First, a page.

Walmart pursues mcommerce leadership by tapping MasterPass
Walmart is angling for the top spot in mobile commerce, as evidenced by its move to integrate MasterPass into its digital offerings following the December rollout of the retailer’s own mobile payment platform.
The retailer is tapping MasterCard’s digital payment solution following a fruitful year for mobile commerce, which saw mobile and online purchases skyrocket. As it gears up to maximize sales with the launch of Walmart Pay, the brand is ensuring its digital checkout experiences are rife with options for tech-savvy consumers.
“Adding MasterPass is smart move,” said Jon Squire, CEO and founder of CardFree, San Francisco. “Any time you can take some pain out of the sign-up process, the customer is happy and Walmart should benefit from higher registration/adoption.
“We’ve now seen all of the big brands begin to embrace a common rail-in – to both reload payment vehicles and ease in the checkout process – and we expect 2016 to be race between all of the ‘Pays’ to maintain relevancy in these merchant wallets. With consumers, it’s often the first mover that gets the adoption so we’ve been seeing players get more aggressive in pursuing merchant deals.”
MasterPass’s partnerships with a slew of major brands and quick service restaurants suggest that the digital payment platform has a lot to offer the retail world, particularly when it comes to driving mobile sales conversions.
Walmart’s newest initiative for 2016 will see the retailer incorporate MasterPass across its mobile and online properties in a bid to enhance the checkout process with even more digital payment options. MasterPass requires users to sign up for the service once by inputting all payment details and shipping information, which it then securely stores for future transactions.
Later, when shoppers view the “Buy with MasterPass” button on a mobile site or embedded within a retailer’s application, they may select it to enjoy a one-click checkout.
The solution is designed to save time for consumers by eliminating the need to enter billing and delivery details for each purchase, a process than can be especially frustrating on a small-screen device.
Consequently, marketers seeking to bolster their current digital payment choices are finding services such as MasterPass to be valuable sales channels.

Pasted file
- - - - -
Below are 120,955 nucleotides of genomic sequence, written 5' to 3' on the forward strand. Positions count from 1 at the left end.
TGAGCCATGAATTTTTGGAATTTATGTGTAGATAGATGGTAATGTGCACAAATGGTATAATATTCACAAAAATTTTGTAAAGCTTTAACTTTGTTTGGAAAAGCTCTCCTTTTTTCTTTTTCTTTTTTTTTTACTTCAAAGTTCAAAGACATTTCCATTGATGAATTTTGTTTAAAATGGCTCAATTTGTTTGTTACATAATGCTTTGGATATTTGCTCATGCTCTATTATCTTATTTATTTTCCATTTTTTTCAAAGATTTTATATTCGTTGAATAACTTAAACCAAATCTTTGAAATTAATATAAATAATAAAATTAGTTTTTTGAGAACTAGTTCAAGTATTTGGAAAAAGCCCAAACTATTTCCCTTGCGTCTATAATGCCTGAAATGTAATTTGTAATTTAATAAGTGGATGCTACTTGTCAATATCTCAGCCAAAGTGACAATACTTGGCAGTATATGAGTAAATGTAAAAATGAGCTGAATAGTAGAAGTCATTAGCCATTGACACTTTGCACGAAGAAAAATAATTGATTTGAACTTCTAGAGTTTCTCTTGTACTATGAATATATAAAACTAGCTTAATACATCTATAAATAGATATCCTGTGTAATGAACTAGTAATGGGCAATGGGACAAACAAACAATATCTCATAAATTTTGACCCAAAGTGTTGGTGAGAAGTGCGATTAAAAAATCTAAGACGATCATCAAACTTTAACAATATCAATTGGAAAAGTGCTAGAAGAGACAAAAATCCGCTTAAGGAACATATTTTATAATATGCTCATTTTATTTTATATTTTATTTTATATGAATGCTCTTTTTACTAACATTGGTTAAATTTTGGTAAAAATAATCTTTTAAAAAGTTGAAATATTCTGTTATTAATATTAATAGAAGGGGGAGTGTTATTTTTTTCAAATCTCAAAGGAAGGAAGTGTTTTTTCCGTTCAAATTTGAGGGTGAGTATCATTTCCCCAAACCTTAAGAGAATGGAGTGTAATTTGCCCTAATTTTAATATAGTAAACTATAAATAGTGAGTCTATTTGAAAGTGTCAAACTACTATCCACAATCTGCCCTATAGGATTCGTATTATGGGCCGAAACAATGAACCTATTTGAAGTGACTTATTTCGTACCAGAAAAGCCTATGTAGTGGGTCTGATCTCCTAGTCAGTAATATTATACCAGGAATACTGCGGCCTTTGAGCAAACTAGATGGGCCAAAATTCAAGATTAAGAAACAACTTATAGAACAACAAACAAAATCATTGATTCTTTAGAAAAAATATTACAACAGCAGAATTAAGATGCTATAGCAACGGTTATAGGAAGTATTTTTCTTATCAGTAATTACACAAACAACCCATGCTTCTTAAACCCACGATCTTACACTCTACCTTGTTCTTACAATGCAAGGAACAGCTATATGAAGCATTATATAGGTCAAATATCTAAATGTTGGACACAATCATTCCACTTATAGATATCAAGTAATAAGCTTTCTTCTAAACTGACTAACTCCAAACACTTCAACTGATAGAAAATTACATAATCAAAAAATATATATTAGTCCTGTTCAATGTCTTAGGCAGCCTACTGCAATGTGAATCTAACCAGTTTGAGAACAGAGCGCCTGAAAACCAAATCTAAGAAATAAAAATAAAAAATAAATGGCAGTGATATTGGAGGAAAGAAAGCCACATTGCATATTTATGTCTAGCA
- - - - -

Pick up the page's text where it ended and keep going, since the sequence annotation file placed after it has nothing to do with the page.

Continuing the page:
Individuals interested in signing up to use MasterPass may do so by going to masterpass.com, or visiting a participating bank. The solution is currently accepted by 250,000 merchants around the world.
Walmart’s move to integrate MasterPass into its digital offerings highlights the retailer’s desire to cement its status as a leader in mobile, much like what Starbucks is doing. Walmart is staying ahead of the curve by rolling out its own payment solution, but is also ensuring that no potential customer is left behind, thanks to platform-agnostic options such as Walmart Pay and MasterPass.
The nation’s largest retailer launched the Walmart Pay mobile wallet this past December to meet customers’ demands and address the lack of open solutions usable across devices and payment types (see story).
Walmart Pay was created to better the mobile checkout process as well as the in-store experience, a tactic which differentiates it from MCX’s CurrentC wallet.
It is conceivable that the brand’s decisions could have a spillover effect on the rest of the retail sector as well.
“Walmart, like Starbucks and Dunkin’ Donuts, has a very unique relationship with its customer,” Mr. Squire said. “Walmart has the key ingredients to drive mobile success, frequency and loyalty, and it’s hard to imagine it won’t come out a winner in the space.
“Many in the industry are watching it closely and will likely follow its lead.”
While offering a plethora of payment options is paramount for any major retailer, so as to not alienate iOS or Android users with an inclination for one particular service, Walmart must also be careful to refrain from overwhelming customers with a barrage of choices.
“Adding MasterPass to [Walmart’s online and mobile offerings] will increase the opportunity to sell, but I’m not sure that the impact will be significant, at least in the short-term,” said Thad Peterson, senior analyst at Aite Group, Atlanta. “In order to use the MasterPass buy button, a customer needs to register for the service and while it’s card agnostic, the clear perception from customers will probably be that it’s for their MasterCard and not necessarily for another network.
“Walmart already has PayPal and that covers a lot of customers that might otherwise use MasterPass. It gets to the whole buy button issue. How many and which kind should a merchant use?”
One solution to combat this potential mishap may necessitate engaging in heavy advertising for the MasterPass integration, alerting customers that not being a MasterCard holder does not preclude you from using the solution when buying items via mobile or desktop.
Walmart is likely well-poised to start of 2016 on a strong note in terms of mobile commerce, but a lukewarm reception from long-term shoppers could have the ability to shine a less-than-positive light on too many payments partnerships.
“A lot of choices means a lot of confusion for customers, which can mean a lot of abandoned shopping carts,” Mr. Peterson said.